(This post was contributed by Guest Blogger, Organizational Development Consultant and member of our Community of Effort Donna Alonso) My “Latin American Journey to Self-Discovery” was born from a spiritual awakening I experienced during the summer of 2003, shortly after I completed my advanced degree in organization development. This incredible idea came to me as I was feeling full of gratitude for life and filled with genuine excitement about life’s possibilities. It was a simple, yet, profound moment when the intense thought became an idea that became a dream that became a calling that became my inner voice and self saying, “GO to Latin America, live, learn and be with others!”
In 2005 and 2006, I launched my self-directed immersion program to explore three distinctively different Latin American countries: Puerto Rico, Panama, and Ecuador. This was not a vacation; it was a journey – one nurtured with incredible learning experiences that evoked everlasting change within my whole being.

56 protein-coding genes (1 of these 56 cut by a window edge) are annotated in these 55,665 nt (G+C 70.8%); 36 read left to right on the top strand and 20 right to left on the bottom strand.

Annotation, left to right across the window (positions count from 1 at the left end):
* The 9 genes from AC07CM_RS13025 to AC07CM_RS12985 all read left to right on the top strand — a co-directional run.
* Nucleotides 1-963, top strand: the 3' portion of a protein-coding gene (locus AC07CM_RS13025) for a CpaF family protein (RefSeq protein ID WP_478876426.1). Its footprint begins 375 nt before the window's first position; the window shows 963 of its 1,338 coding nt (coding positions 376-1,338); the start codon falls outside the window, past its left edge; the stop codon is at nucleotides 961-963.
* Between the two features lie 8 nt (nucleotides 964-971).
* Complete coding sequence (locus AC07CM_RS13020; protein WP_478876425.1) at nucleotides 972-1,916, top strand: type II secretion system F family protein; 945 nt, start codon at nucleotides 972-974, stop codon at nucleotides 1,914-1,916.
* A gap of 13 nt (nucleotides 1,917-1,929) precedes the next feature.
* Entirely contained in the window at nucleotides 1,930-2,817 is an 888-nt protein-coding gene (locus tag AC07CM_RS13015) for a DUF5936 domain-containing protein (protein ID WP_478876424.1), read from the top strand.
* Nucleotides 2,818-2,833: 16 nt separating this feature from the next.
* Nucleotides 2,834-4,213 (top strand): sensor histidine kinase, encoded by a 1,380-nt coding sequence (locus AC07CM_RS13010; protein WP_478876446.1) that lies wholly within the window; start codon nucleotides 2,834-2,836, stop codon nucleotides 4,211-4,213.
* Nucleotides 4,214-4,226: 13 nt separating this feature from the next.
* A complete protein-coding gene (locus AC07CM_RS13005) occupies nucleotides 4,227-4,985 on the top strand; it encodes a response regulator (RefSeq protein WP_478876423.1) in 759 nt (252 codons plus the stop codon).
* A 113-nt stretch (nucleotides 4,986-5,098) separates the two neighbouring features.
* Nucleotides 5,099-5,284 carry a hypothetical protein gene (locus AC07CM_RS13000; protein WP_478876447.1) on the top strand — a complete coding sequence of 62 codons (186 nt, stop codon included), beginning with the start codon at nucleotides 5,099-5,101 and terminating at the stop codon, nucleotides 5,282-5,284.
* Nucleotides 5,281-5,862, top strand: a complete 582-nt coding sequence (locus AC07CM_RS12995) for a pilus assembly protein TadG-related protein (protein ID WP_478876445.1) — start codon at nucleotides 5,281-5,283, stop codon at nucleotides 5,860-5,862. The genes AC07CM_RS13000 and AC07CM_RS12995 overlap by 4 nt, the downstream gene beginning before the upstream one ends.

Prior to leaving the United States, I researched and reached out to various organizations and made arrangements to volunteer with an American non-government, non-religious organization called “Global Citizens Network” (GCN) who partners with grassroots organizations around the world. I volunteered to work in two different communities in Ecuador right outside the city’s capital of Quito. I partnered with GCN because their mission speaks to my shared values of promoting peace, justice, cross-cultural understanding and global cooperation through the sharing of resources that will enhance the quality of life around the world.
During my travels, I lived with local families and used local hostels as needed to help me make the transition between families, communities, and countries. I frequented an established travel club and briefly attended language school - both provided great local contacts. I kept a journal the entire time I traveled to help me capture a real, pure essence of what I experienced. There are so many experiences in fact that it would take pages and pages to even begin to describe what was so generously given to me from the hearts and souls of the people I lived with and grew to know as family as well as others whom I met throughout my travels.